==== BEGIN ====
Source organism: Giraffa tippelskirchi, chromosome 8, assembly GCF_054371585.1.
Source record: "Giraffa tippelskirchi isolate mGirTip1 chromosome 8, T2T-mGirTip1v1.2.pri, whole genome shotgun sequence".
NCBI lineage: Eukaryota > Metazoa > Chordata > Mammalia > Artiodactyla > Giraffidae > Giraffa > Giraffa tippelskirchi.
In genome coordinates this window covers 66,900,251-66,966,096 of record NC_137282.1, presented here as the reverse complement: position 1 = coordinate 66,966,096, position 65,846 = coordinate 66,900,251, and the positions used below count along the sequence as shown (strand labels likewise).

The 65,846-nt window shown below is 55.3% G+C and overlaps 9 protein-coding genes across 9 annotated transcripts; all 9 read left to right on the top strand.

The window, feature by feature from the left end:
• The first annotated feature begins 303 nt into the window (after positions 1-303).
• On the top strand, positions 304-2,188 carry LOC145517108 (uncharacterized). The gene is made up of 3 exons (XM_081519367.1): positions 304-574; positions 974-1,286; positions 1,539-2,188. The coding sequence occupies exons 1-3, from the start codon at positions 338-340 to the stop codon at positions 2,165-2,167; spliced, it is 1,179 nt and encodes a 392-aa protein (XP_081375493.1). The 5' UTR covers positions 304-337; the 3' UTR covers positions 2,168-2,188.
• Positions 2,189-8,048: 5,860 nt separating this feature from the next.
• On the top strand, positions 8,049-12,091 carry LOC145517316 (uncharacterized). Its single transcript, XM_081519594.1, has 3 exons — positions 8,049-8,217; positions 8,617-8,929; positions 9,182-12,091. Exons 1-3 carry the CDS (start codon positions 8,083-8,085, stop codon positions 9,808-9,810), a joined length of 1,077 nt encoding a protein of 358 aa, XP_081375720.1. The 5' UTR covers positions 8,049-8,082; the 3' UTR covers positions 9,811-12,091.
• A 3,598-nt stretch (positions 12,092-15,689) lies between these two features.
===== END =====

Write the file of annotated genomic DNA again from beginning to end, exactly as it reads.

Source organism: Giraffa tippelskirchi, chromosome 8, assembly GCF_054371585.1.
Source record: "Giraffa tippelskirchi isolate mGirTip1 chromosome 8, T2T-mGirTip1v1.2.pri, whole genome shotgun sequence".
NCBI lineage: Eukaryota > Metazoa > Chordata > Mammalia > Artiodactyla > Giraffidae > Giraffa > Giraffa tippelskirchi.
In genome coordinates this window covers 66,900,251-66,966,096 of record NC_137282.1, presented here as the reverse complement: position 1 = coordinate 66,966,096, position 65,846 = coordinate 66,900,251, and the positions used below count along the sequence as shown (strand labels likewise).

The 65,846-nt window shown below is 55.3% G+C and overlaps 9 protein-coding genes across 9 annotated transcripts; all 9 read left to right on the top strand.

The window, feature by feature from the left end:
• The first annotated feature begins 303 nt into the window (after positions 1-303).
• On the top strand, positions 304-2,188 carry LOC145517108 (uncharacterized). The gene is made up of 3 exons (XM_081519367.1): positions 304-574; positions 974-1,286; positions 1,539-2,188. The coding sequence occupies exons 1-3, from the start codon at positions 338-340 to the stop codon at positions 2,165-2,167; spliced, it is 1,179 nt and encodes a 392-aa protein (XP_081375493.1). The 5' UTR covers positions 304-337; the 3' UTR covers positions 2,168-2,188.
• Positions 2,189-8,048: 5,860 nt separating this feature from the next.
• On the top strand, positions 8,049-12,091 carry LOC145517316 (uncharacterized). Its single transcript, XM_081519594.1, has 3 exons — positions 8,049-8,217; positions 8,617-8,929; positions 9,182-12,091. Exons 1-3 carry the CDS (start codon positions 8,083-8,085, stop codon positions 9,808-9,810), a joined length of 1,077 nt encoding a protein of 358 aa, XP_081375720.1. The 5' UTR covers positions 8,049-8,082; the 3' UTR covers positions 9,811-12,091.
• A 3,598-nt stretch (positions 12,092-15,689) lies between these two features.